Yiqing Lu, PhD
Macquarie University Research Fellow
Department of Physics and Astronomy
How long have you been a researcher at Macquarie?
I enrolled at Macquarie as a cotutelle PhD student (partner with Tsinghua University, Beijing, China) in Dec 2009. I completed my joint project and submitted my PhD thesis in Jun 2013, and continue pursuing my research interests here as a MQ research fellow.
Give us an elevator pitch of your research area…
I am interested in light, which is said to be the first substance created by God in Genesis and now is known as the gathering of photons. My research is particularly centred in the cross-disciplinary field of bio-nano-photonics, that is, discovery and application of the novel properties of light on the nanometre (a millionth of a millimetre) scale for the study of molecules, cells and tissues. This emerging direction is considered to have great potential to revolutionise a broad range of areas including environmental science, agriculture, life sciences and medicine.
In layman’s terms, what is the wider impact of your research?
Contemporary life sciences require advanced methods to study a large number of molecular species at the same time, in order to reveal their naturally complicated behaviour and interaction. However, existing techniques are practically limited to the order of a magnitude of 100. My research is focused on so-called optical multiplexing techniques that are intended to substantially increase the throughput and accuracy for biosensing and analysis in an automated and cost-efficient way. The key Intellectual Properties invented by our team have attracted significant interest from the biomedical industry, and I believe that through further development and validation, they will contribute to timely diagnosis and treatment at the early stage of illness, particularly in the era of “personalised medicine”.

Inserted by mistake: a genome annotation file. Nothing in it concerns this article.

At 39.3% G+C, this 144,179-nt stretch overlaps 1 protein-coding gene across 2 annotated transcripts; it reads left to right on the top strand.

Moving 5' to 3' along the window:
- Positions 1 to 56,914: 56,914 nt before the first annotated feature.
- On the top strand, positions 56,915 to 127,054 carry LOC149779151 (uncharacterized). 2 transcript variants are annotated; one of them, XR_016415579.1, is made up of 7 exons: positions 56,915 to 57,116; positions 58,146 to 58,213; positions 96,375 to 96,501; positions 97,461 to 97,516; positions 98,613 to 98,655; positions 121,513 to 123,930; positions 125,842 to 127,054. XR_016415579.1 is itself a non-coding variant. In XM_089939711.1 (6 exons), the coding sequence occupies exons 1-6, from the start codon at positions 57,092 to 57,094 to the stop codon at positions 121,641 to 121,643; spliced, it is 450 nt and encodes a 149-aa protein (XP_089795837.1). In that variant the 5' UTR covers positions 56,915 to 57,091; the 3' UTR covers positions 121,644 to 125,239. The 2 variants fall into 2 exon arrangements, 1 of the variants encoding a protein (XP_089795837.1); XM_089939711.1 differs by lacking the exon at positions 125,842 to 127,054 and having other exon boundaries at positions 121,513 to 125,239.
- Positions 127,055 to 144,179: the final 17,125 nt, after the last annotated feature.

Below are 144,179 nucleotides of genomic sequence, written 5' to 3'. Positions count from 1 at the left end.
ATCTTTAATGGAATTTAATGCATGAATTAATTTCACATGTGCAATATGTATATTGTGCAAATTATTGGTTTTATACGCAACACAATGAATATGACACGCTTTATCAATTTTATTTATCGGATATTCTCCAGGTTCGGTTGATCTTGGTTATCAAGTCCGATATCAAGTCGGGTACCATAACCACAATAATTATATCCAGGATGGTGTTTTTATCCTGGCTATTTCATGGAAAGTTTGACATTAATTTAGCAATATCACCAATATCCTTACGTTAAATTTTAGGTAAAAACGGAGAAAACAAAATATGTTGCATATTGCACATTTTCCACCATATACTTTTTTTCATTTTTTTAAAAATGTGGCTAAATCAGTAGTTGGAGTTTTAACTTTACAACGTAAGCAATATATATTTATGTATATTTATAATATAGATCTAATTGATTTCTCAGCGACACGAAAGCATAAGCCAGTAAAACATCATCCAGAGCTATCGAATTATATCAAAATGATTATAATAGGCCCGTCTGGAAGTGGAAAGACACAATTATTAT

What was your favourite and/or most proud research moment?
Though the most proud moment in my research career is yet to come, I have always been taking great delight in those “eureka” moments – whenever I discover something unknown before or make a new method work – no matter how trivial they might be. It is curious heart that drives me to research and I believe every piece of knowledge learned today will become useful to society some day.
Yiqing was the recipient of the 2013 Excellence in Higher Degree Research – Science and Engineering Award. Learn more about High-speed OSAM scanning microscopy for early diagnosis.